English was Bhola’s favourite subject and though he did well in school and junior college, his self-confidence was depleting due to the constant mental prodding from Ravi.

At the ’mohalla’ Diwali get-together one of the events was a friendly stage competition on maximum dictionary words that could be got for a prompt in a fixed time.  A head to head fight had culminated in Ravi and Bhola clashing with each other. 

The prompt word was ’EMOTIONS.’ 

Ravi had pulled a coin from his pocket and tossed a coin. Bhola had called and had lost the toss.  On Ravi’s request, Bhola had gone first. 

Ready, Steady, Go — Click!

“Affection, joy, love, passion, anger, pride, rage, remorse, thrill, desire, grief, happiness, sadness, shame, sorrow, 

sentiment……….concern.” Click-click.

He managed to get quite a few words but before he knew the ’minute’ was up.

A check was made to be sure that all words given were in the dictionary. The final tally was noted

Ravi followed and his knowledge of the dictionary gave him an upper hand in blabbering out long words which zapped listeners. Click!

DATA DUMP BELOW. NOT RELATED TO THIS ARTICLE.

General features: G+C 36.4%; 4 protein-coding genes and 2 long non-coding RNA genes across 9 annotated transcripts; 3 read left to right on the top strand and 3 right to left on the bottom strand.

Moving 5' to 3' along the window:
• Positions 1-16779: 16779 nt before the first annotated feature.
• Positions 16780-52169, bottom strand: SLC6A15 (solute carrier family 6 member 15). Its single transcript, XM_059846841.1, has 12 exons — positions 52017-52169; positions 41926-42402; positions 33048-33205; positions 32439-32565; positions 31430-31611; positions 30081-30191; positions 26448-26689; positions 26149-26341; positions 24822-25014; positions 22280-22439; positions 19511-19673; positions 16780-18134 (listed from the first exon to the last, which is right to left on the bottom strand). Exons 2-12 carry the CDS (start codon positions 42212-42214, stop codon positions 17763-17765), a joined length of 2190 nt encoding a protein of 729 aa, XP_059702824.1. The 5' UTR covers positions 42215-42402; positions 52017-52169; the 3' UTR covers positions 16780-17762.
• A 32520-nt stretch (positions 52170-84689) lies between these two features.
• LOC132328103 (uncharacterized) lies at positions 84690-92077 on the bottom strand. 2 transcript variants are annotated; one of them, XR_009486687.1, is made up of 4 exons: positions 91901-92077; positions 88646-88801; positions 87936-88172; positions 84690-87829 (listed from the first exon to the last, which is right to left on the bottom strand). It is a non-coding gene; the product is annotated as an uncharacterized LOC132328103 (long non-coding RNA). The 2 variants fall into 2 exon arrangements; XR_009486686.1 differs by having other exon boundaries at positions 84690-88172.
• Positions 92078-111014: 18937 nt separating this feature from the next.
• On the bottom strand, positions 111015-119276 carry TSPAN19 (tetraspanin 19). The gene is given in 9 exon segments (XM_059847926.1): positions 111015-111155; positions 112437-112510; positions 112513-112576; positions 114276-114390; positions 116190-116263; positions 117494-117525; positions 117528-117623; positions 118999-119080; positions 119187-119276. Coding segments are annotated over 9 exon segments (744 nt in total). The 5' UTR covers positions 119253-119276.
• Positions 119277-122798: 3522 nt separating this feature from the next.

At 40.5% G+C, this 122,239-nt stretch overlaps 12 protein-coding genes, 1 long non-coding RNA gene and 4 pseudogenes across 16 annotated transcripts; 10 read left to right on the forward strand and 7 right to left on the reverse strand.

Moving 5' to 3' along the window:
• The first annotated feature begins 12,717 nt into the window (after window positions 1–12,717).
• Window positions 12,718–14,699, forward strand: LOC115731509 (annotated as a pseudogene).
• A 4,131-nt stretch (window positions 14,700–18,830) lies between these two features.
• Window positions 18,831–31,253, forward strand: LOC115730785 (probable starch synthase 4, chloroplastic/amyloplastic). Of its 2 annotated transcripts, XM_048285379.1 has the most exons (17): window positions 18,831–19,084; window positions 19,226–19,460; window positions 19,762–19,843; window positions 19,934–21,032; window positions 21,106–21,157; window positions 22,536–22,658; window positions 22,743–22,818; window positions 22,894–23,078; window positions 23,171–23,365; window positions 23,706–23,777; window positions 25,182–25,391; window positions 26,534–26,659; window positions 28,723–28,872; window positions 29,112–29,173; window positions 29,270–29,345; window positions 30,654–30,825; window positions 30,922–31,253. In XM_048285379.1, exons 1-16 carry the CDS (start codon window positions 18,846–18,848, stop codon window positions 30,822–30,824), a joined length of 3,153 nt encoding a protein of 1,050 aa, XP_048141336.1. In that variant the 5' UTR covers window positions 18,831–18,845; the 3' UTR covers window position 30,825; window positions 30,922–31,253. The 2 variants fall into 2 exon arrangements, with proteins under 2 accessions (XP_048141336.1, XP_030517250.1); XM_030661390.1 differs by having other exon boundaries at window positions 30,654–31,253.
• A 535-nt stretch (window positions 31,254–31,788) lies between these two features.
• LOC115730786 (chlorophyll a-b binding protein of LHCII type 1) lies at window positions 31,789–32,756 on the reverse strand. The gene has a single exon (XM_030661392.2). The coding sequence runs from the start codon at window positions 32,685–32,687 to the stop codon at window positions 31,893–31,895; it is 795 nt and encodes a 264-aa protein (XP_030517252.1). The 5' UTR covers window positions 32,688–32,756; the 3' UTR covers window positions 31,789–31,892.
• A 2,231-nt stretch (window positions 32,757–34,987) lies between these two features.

“Despair, empathy, excitement, fervour, sentiment, sympathy warmth, agitation, ardour,’ commotion, despondency, disturbance, ecstasy, elation, excitability, inspiration…..” He carried on, “Melancholy, perturbation, responsiveness, satisfaction, sensation, sensibility, sensitiveness, tremor…………. Vehemence, vibes, zeal…….. Affectivity.” Click Click.

A search began in the dictionary and pages were flicked to check the authenticity of his words that had been recorded on paper. The number was noted.

The ’phoren return’ had won with a big margin and with his bloated ego asked for this ice-water bucket act to ridicule the simpleton. This was the proverbial ’last straw on the camels back,’ for Bhola. 

As weeks passed, he started working on a plan to hit back. Armed with his father’s piece of silver, his late uncles shared trivia and with all his grit he was now on a warpath.

Click. ”One, two, three, four……. twenty-five, twenty-six, twenty-seven, twenty- eight……….thirty, thirty-one……… seventy-five, seventy-six…….. eighty-seven, eighty-eight, eighty-nine……..ninety-nine, one hundred.” Click Click. ”One minute forty-five seconds.”